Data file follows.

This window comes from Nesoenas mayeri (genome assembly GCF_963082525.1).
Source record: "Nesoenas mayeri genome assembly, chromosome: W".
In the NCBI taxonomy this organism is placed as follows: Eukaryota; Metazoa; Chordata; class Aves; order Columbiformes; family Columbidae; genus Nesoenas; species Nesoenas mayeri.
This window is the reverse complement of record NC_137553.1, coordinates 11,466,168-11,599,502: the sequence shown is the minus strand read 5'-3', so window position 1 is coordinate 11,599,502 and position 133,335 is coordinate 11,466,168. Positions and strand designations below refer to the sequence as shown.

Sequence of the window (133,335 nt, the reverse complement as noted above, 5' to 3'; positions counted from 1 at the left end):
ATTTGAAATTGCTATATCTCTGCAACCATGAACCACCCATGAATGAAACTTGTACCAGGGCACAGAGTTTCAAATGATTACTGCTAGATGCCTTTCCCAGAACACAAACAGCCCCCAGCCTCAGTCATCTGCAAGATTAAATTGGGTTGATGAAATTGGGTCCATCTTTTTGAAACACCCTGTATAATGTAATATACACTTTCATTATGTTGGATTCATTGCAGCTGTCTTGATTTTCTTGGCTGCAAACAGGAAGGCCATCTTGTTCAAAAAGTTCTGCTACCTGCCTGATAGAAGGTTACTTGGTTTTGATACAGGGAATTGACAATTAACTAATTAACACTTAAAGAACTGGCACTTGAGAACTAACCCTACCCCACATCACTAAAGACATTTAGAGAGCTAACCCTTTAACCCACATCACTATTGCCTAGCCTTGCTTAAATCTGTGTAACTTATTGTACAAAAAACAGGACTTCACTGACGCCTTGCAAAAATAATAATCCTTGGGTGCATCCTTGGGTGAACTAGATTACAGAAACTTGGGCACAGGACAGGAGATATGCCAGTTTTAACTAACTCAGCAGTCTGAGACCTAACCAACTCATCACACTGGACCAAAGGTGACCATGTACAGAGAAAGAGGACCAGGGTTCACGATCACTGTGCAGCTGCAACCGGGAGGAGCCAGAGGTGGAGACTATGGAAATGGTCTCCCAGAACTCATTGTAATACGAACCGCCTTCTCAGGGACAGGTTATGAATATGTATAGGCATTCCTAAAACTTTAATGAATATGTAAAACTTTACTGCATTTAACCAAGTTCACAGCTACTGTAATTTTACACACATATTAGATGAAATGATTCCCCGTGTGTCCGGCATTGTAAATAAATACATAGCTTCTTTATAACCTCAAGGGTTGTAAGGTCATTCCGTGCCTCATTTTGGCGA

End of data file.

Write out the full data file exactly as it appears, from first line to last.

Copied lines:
This window comes from Nesoenas mayeri (genome assembly GCF_963082525.1).
Source record: "Nesoenas mayeri genome assembly, chromosome: W".
In the NCBI taxonomy this organism is placed as follows: Eukaryota; Metazoa; Chordata; class Aves; order Columbiformes; family Columbidae; genus Nesoenas; species Nesoenas mayeri.
This window is the reverse complement of record NC_137553.1, coordinates 11,466,168-11,599,502: the sequence shown is the minus strand read 5'-3', so window position 1 is coordinate 11,599,502 and position 133,335 is coordinate 11,466,168. Positions and strand designations below refer to the sequence as shown.

Sequence of the window (133,335 nt, the reverse complement as noted above, 5' to 3'; positions counted from 1 at the left end):
ATTTGAAATTGCTATATCTCTGCAACCATGAACCACCCATGAATGAAACTTGTACCAGGGCACAGAGTTTCAAATGATTACTGCTAGATGCCTTTCCCAGAACACAAACAGCCCCCAGCCTCAGTCATCTGCAAGATTAAATTGGGTTGATGAAATTGGGTCCATCTTTTTGAAACACCCTGTATAATGTAATATACACTTTCATTATGTTGGATTCATTGCAGCTGTCTTGATTTTCTTGGCTGCAAACAGGAAGGCCATCTTGTTCAAAAAGTTCTGCTACCTGCCTGATAGAAGGTTACTTGGTTTTGATACAGGGAATTGACAATTAACTAATTAACACTTAAAGAACTGGCACTTGAGAACTAACCCTACCCCACATCACTAAAGACATTTAGAGAGCTAACCCTTTAACCCACATCACTATTGCCTAGCCTTGCTTAAATCTGTGTAACTTATTGTACAAAAAACAGGACTTCACTGACGCCTTGCAAAAATAATAATCCTTGGGTGCATCCTTGGGTGAACTAGATTACAGAAACTTGGGCACAGGACAGGAGATATGCCAGTTTTAACTAACTCAGCAGTCTGAGACCTAACCAACTCATCACACTGGACCAAAGGTGACCATGTACAGAGAAAGAGGACCAGGGTTCACGATCACTGTGCAGCTGCAACCGGGAGGAGCCAGAGGTGGAGACTATGGAAATGGTCTCCCAGAACTCATTGTAATACGAACCGCCTTCTCAGGGACAGGTTATGAATATGTATAGGCATTCCTAAAACTTTAATGAATATGTAAAACTTTACTGCATTTAACCAAGTTCACAGCTACTGTAATTTTACACACATATTAGATGAAATGATTCCCCGTGTGTCCGGCATTGTAAATAAATACATAGCTTCTTTATAACCTCAAGGGTTGTAAGGTCATTCCGTGCCTCATTTTGGCGA